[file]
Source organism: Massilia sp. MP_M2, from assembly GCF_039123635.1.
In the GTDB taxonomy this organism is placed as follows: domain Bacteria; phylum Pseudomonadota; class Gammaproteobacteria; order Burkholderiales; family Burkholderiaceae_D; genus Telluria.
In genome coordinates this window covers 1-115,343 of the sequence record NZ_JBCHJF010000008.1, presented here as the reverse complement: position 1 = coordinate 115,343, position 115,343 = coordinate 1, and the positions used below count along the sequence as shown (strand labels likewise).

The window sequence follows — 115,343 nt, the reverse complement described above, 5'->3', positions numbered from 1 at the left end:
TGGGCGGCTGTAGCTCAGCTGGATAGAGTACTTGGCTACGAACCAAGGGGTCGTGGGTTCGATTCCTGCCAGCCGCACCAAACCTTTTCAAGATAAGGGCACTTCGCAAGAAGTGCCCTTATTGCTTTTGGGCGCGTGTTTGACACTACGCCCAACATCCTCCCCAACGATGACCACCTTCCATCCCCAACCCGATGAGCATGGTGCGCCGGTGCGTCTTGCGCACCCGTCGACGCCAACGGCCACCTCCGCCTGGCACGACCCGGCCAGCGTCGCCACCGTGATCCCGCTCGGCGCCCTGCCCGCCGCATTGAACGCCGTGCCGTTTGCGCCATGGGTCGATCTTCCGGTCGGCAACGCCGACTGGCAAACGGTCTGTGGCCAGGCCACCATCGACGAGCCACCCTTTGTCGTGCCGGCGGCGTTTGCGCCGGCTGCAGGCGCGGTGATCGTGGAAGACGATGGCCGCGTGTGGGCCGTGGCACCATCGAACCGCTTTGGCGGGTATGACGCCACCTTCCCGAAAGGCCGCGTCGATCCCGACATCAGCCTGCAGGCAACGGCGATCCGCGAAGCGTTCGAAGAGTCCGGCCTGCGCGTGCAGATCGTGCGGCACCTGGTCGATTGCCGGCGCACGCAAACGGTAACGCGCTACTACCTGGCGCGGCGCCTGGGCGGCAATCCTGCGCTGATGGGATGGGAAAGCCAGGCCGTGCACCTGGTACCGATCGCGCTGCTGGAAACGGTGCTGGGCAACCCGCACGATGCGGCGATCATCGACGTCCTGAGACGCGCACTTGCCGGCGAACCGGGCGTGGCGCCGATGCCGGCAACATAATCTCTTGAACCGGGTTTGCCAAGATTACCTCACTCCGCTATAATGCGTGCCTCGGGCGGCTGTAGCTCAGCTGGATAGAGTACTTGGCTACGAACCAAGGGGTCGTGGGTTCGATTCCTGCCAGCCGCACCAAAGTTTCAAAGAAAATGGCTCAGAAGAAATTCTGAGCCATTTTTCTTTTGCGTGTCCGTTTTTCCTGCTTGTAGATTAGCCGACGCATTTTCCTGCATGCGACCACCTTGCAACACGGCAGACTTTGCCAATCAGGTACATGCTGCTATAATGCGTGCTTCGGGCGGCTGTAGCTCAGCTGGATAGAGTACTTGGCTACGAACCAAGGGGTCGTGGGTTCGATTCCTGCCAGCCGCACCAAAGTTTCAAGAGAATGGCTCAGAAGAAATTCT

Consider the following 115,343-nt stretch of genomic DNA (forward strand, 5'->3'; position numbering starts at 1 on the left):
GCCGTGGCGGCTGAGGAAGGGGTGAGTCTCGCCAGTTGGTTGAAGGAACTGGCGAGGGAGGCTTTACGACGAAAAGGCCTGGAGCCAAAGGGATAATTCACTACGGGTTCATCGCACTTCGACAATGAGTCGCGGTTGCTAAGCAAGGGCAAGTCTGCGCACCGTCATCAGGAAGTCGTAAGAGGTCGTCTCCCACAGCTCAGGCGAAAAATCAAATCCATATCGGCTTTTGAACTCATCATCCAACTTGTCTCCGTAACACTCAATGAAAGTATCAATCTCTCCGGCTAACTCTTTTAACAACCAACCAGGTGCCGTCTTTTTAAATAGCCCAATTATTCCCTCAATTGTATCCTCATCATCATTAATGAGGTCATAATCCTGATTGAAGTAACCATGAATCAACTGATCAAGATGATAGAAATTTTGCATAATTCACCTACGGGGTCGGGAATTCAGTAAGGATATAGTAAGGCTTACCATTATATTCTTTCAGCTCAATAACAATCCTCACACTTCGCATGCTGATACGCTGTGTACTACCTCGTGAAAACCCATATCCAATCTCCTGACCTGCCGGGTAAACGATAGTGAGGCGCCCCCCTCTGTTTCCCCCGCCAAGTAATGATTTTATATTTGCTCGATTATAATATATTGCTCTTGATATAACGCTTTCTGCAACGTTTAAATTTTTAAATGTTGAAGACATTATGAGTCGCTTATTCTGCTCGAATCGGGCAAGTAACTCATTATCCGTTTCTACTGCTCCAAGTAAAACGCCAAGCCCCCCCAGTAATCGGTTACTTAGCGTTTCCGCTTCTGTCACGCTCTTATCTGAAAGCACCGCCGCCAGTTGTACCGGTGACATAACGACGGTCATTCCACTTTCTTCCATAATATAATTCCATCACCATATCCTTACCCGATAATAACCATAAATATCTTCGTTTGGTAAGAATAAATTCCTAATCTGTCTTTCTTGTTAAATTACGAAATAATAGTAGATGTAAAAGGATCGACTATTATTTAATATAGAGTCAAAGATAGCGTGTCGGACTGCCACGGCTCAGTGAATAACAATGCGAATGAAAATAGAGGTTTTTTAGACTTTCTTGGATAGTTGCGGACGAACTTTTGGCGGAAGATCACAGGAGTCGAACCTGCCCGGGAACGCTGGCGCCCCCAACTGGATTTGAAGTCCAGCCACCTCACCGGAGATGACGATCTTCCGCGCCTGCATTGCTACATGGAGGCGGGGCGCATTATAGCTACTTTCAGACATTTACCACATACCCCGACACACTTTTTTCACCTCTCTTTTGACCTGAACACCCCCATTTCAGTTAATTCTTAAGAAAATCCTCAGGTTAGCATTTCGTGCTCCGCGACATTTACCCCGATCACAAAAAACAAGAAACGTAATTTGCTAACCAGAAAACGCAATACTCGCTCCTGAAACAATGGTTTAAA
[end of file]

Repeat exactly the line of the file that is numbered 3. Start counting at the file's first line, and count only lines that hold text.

In genome coordinates this window covers 1-115,343 of the sequence record NZ_JBCHJF010000008.1, presented here as the reverse complement: position 1 = coordinate 115,343, position 115,343 = coordinate 1, and the positions used below count along the sequence as shown (strand labels likewise).